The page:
Regarding the Feb. 28, 2008, article “Why’s Japan grown so ugly?“: I was struck by how amazingly naive this article seems; this approach to town planning is part of why I fled Britain.
On paper it is a fine idea — preserving an area’s character and charm by regulating what people do to buildings, ensuring nothing ugly or bothersome is erected, and keeping in check the problems of garish and overlarge signage.
The thing is, it produces more problems than it solves. Anyone who has ever applied for planning permission will tell you his or her own horror story, and will probably elicit another story from someone listening. Decisions are necessarily ultraconservative, and any changes authorized supposedly affect the property prices of surrounding buildings.
That said, planners are essentially unaccountable; you have no recourse to anyone if their decision affects you badly. Britain isn’t very corrupt, but planning is one way in which corruption can rear its head. Advertisers find better and better ways around the planning rules; no one can touch them.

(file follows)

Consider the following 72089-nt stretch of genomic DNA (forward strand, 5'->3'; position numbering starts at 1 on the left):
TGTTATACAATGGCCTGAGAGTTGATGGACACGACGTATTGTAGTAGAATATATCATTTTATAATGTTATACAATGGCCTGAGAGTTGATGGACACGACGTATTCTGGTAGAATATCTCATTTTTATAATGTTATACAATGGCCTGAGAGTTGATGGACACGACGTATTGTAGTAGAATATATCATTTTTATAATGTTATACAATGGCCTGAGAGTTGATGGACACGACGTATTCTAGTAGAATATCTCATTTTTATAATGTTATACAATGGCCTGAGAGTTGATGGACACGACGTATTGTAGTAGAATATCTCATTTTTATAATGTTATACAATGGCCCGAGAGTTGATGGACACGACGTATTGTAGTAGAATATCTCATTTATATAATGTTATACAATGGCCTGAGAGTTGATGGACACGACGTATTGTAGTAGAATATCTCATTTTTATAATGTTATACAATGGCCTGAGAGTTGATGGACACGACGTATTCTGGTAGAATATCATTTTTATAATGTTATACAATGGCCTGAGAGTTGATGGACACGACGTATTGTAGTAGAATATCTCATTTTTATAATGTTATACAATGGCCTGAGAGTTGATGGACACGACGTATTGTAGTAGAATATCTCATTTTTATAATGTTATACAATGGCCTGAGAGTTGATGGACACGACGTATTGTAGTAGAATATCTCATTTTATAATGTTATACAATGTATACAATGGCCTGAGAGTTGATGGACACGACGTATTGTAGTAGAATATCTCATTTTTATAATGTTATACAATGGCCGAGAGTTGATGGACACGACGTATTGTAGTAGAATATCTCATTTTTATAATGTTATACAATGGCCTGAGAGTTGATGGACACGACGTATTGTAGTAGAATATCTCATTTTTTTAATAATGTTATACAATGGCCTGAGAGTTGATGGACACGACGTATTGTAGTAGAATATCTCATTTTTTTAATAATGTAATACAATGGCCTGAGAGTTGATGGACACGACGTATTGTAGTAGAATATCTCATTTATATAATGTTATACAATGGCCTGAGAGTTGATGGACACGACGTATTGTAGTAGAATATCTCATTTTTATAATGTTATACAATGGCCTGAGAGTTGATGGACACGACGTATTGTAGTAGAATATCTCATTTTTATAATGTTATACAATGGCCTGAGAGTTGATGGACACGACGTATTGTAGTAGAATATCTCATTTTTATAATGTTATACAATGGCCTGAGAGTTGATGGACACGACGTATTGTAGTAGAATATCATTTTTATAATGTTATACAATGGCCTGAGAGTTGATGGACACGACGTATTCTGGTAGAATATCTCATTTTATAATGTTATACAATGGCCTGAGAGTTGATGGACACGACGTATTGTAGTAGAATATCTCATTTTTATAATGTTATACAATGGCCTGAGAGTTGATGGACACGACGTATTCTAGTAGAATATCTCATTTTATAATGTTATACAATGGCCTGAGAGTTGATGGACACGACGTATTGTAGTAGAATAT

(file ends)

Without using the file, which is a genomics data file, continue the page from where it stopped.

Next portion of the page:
Although most towns and cities in Britain may have unique features, they are shaped at the whim of the town hall. Nowhere do you see the individual touch of the homeowner. Here in Japan, every house is an expression of its owner — if the owner has bad taste, so does the house. Every house is a microcosm.
That’s why I love living here. Japan is home to a huge number of radical, innovative and interesting architects; their designs, winners of global plaudits and prizes, would have never left the drawing board in Britain. Maybe the author loves uniformity in housing. I left a country where serried terraces of ugly brick houses differ only in the color of their doors. Celebrate Japan’s diverse urban look rather than embracing the clone farm.
The opinions expressed in this letter to the editor are the writer’s own and do not necessarily reflect the policies of The Japan Times.